Shark fin soup has long been a delicacy in Chinese culture. It is traditionally served at celebrations and is a staple dish at many weddings. A bowl of shark fin soup can be priced in the $100 and up range, and it is seen as a symbol of wealth, status and power. This week, legislators in the state of New York have introduced a bill which would ban the sale, trade, possession and distribution of shark fins. If the bill is passed, New York will be the fifth US state to enact such a ban, following in the footsteps of Hawaii, California, Oregon and Washington. Guam and American Samoa have also enacted such a ban. The states of Florida, Illinois, Virginia and Maryland have similar bills in the pending stage.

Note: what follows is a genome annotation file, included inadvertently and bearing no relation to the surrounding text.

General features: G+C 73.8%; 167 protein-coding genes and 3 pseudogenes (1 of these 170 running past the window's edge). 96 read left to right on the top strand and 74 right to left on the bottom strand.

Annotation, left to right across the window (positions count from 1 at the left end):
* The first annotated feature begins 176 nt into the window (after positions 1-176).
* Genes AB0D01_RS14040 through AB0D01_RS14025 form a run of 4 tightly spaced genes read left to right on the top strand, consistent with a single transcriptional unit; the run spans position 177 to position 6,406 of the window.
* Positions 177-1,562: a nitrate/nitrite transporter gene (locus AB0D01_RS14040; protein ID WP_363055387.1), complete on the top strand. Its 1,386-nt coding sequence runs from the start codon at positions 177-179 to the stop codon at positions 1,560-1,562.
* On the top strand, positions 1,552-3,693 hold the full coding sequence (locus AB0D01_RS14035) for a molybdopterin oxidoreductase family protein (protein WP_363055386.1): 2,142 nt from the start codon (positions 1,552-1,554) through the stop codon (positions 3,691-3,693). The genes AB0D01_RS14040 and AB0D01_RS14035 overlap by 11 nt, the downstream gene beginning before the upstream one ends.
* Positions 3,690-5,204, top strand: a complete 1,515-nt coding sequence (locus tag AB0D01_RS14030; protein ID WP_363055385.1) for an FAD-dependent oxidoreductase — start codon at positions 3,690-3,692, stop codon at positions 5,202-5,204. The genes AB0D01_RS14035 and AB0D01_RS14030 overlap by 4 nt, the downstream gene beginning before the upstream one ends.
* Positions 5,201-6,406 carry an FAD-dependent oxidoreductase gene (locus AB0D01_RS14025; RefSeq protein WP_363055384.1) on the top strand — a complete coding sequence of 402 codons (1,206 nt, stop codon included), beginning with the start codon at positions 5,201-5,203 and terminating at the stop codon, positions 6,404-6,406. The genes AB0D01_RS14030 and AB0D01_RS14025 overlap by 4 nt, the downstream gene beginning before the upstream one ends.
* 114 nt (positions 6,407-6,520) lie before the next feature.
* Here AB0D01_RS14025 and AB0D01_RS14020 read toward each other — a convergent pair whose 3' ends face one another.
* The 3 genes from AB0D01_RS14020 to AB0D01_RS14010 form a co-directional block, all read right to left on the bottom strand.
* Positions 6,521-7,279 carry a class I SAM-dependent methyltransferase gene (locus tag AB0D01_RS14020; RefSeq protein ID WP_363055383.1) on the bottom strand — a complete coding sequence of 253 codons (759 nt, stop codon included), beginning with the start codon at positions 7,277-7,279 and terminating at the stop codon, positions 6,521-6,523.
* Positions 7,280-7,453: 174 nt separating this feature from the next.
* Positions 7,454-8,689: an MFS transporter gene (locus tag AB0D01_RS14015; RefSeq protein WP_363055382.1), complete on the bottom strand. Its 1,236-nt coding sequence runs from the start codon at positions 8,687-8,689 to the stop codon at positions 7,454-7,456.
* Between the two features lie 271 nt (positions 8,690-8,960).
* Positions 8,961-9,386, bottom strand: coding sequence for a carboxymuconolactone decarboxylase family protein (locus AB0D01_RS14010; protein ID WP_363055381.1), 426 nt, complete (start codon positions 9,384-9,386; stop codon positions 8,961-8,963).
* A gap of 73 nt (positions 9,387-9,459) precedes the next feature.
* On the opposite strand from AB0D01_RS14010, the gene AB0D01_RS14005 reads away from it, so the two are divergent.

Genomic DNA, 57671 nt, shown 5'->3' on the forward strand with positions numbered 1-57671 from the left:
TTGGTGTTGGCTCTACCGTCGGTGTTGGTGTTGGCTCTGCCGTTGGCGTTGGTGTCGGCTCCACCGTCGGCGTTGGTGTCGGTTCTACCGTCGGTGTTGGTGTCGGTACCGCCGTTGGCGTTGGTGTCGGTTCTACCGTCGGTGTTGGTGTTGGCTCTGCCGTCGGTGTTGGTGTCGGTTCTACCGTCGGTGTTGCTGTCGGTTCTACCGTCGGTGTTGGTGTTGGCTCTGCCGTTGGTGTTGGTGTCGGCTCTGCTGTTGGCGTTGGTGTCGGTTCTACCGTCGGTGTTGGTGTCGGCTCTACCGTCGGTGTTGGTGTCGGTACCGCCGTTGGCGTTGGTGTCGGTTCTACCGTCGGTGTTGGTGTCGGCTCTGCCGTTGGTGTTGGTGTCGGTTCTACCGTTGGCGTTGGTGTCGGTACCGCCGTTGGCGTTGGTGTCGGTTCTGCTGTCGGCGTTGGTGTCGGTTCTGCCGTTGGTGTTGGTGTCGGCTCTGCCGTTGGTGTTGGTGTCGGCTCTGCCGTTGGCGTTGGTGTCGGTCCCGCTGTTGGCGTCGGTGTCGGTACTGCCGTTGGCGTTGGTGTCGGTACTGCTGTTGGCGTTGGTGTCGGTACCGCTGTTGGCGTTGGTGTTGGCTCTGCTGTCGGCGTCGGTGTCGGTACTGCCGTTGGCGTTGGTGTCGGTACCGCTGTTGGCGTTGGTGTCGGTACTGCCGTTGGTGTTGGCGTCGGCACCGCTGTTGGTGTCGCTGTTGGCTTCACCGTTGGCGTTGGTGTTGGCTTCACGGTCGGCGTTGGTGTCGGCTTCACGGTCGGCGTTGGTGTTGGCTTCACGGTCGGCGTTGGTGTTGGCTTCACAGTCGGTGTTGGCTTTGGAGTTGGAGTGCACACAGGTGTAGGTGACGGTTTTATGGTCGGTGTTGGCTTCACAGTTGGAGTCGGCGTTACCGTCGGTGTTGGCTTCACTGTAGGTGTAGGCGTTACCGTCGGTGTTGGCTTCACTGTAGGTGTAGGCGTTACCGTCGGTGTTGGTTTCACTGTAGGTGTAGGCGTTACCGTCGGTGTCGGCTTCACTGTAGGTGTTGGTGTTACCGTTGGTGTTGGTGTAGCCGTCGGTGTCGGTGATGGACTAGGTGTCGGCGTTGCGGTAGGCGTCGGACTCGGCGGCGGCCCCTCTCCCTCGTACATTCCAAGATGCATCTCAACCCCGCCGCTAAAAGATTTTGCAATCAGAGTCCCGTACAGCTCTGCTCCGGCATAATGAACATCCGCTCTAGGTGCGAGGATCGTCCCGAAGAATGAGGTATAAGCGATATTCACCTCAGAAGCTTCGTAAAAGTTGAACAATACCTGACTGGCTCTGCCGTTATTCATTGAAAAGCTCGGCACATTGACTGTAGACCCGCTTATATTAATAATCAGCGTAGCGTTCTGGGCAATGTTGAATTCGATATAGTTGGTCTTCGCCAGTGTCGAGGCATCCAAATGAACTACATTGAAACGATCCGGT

As divers, snorkelers and ocean lovers, we know that our oceans depend on a thriving shark population to maintain a healthy, balanced ecosystem. Yet according to the organization Shark Angels, only a few countries, including Costa Rica, Namibia and Australia, have banned the cruel practice of shark finning. Let’s hope that more states and countries jump on board and show their support to aid our declining shark population.